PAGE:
Monday, February 22, 2010

My research

This is probably going to be one of those posts that no one comments on. Oh well, I like writing them and I keep getting encouragement to continue (probably from people that don't know how to post!), so here it goes:

I remember my first exposure to the study of biology. In fact, I still keep in contact with my 8th grade science teacher (who, had after teaching us ecology, had us watch Philadelphia (movie about HIV-AIDS)). In college, I ended up studying biology from the perspective of someone interested in human ecology, but when I finally took my required course work during my senior year in organismic bio (note the 'ni')...I knew right then and there, that I wanted to go to medical school.

It is a very exciting time to be interested in both medicine and biology, mainly because of the revolution created by the field of molecular biology.

I just read a very interesting piece on the NYtimes called a Roller Coaster Chase for a Cure which explores some of the pertinent aspects of molecular biology. My favorite thing about this kind of reporting/writing is when someone takes complex scientific theories and produces rhetoric of clear, understandable english. The author does a pretty good job describing the article's protagonist and the general nature of cancer cells:

"But he (Penn Oncologist: Keith Flaherty) also chose the field (Oncology) because advances in understanding cancer’s molecular biology convinced him it might finally be possible to cure the disease — and he wanted to have a hand in it.

Healthy cells turned cancerous, biologists knew, when certain genes that control their growth were mutated, either by random accidents or exposure to toxins like tobacco smoke and ultraviolet light. Once altered, like an accelerator stuck to the floor, they constantly signaled cells to grow.

What mattered in terms of treatment was therefore not only where a tumor originated, like the lungs or the colon, but also which set of these “driver” genes was fueling its growth. Drugs that blocked the proteins that carried the genes’ signals, some believed, could defuse a cancer without serious side effects."

One thing that I would add, because it is the topic of my current research is this: it ain't just the genes. In many ways, individual cells are like people, they often group together according to various common factors or activities. Those colonies or communities of cells then interact with other communities of cells, much like when many different ecosytems come together to form the biosphere of the earth. Importantly, it isn't just what comes from the genes of one cancer cell that determines it fate, but actually the environment in which it is placed. For example, when the tissue of the esophagus is irritated by stomach acid, the cells release biochemicals into their local environment, which create inflammation. The soup of biomolecules that the cells are bathed is sort-of like the air we breath or the ocean surrounding fish. However, for some reason, there is an increased chance for cancer to develop in areas of chronic inflammation. The point then, is that the 'microenvironment' surrounding cells can have profound effects on which genes are 'turned-on' and which genes are 'turned-off'.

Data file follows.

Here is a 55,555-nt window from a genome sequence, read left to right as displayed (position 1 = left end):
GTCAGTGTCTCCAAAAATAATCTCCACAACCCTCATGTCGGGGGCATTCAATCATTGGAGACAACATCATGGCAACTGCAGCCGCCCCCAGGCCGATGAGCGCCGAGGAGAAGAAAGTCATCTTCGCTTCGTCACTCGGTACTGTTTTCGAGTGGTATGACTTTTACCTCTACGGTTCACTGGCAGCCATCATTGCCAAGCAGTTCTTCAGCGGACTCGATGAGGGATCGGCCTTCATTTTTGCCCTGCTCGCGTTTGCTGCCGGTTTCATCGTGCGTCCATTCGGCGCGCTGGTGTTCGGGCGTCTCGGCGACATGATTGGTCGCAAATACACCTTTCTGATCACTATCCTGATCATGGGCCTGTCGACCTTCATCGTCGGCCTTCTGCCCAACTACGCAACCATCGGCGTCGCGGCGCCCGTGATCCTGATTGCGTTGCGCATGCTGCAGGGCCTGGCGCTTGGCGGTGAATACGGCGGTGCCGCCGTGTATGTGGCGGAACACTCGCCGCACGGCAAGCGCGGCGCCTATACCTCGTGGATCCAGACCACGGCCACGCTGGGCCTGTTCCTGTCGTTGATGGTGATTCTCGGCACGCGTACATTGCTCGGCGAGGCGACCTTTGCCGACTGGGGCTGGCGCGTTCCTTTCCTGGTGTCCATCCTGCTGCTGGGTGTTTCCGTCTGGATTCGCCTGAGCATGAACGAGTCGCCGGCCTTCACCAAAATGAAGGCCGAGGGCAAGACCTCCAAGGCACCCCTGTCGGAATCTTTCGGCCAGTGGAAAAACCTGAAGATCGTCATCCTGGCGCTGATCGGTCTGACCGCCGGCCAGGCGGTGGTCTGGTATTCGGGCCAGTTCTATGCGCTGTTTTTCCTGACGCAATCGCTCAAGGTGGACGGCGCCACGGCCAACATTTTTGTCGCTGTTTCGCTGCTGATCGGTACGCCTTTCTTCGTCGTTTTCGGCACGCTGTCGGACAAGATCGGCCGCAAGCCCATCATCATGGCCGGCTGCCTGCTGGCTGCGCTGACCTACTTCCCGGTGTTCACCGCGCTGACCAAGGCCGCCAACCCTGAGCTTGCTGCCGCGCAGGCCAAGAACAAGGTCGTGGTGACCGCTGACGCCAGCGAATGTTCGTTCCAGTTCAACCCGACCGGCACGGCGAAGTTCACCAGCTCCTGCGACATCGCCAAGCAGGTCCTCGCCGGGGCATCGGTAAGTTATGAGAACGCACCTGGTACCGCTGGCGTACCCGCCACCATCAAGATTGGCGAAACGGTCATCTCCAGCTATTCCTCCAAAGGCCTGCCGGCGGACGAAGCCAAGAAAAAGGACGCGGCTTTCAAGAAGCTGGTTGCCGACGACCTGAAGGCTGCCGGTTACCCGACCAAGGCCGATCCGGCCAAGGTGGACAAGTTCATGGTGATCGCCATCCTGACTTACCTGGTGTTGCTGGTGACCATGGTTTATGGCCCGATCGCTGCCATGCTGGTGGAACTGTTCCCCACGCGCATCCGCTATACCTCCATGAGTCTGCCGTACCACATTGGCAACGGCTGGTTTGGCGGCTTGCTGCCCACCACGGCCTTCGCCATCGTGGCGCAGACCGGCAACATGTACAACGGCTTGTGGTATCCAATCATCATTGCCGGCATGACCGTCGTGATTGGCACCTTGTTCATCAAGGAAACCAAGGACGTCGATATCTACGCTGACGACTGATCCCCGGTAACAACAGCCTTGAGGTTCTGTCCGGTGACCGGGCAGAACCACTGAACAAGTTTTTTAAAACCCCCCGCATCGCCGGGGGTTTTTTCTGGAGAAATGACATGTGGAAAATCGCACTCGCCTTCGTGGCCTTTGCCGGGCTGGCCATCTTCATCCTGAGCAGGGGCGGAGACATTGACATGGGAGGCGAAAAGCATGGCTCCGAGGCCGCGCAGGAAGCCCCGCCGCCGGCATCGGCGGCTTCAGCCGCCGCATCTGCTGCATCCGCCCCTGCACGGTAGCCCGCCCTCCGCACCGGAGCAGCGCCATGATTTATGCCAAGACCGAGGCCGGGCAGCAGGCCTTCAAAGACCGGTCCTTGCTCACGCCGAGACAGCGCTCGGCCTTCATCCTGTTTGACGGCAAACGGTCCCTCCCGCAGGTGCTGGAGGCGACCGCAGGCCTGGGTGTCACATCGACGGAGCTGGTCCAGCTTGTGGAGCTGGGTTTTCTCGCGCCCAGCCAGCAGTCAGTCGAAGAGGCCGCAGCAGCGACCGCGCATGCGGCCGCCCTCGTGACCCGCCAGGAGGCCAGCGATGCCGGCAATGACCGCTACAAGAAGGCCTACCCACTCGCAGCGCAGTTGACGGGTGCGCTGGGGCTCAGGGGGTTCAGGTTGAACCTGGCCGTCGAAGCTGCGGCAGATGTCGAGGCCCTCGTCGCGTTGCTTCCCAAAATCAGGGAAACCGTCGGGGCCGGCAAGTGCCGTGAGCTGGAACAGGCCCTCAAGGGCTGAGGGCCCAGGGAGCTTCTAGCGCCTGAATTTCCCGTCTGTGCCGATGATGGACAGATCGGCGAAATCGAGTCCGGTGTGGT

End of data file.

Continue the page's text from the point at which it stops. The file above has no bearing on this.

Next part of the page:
Once a tumor has formed, there are additional alterations to the micro-environment, sometimes favoring conditions that allow for the tumor cells the ability to dig their way into the circulatory system. Once there, they rarely, but occasionally have the ability to go back out of the circulatory system into some other site, set-up shop, and grow in that 'foregin' area (e.g. breast cancer spread to lungs, colon cancer spread to liver, prostate cancer spread to bone, etc).

I'm currently doing experiments on one particular protein that is characteristically found in elevated concentrations in the micro-environment of tumors which then become metastatic. When I say 'elevated', I mean relative to other tumors which are not metastatic and also relative to normal, healthy controls.

The cool thing is this; in a way, I'm still doing environmental science, just at a very, very tiny level!

ps- This is a pretty cool set-up, definitely up my alley


Ethan said...

It's just so cool that you are in ass kickin' mode. Keep at em' Dan.

James Nelson said...

Hope your knee issues get better. Had pretty much the same stuff last winter/ spring. Look up I.T. Band stetches. Keep the medical stuff flowing.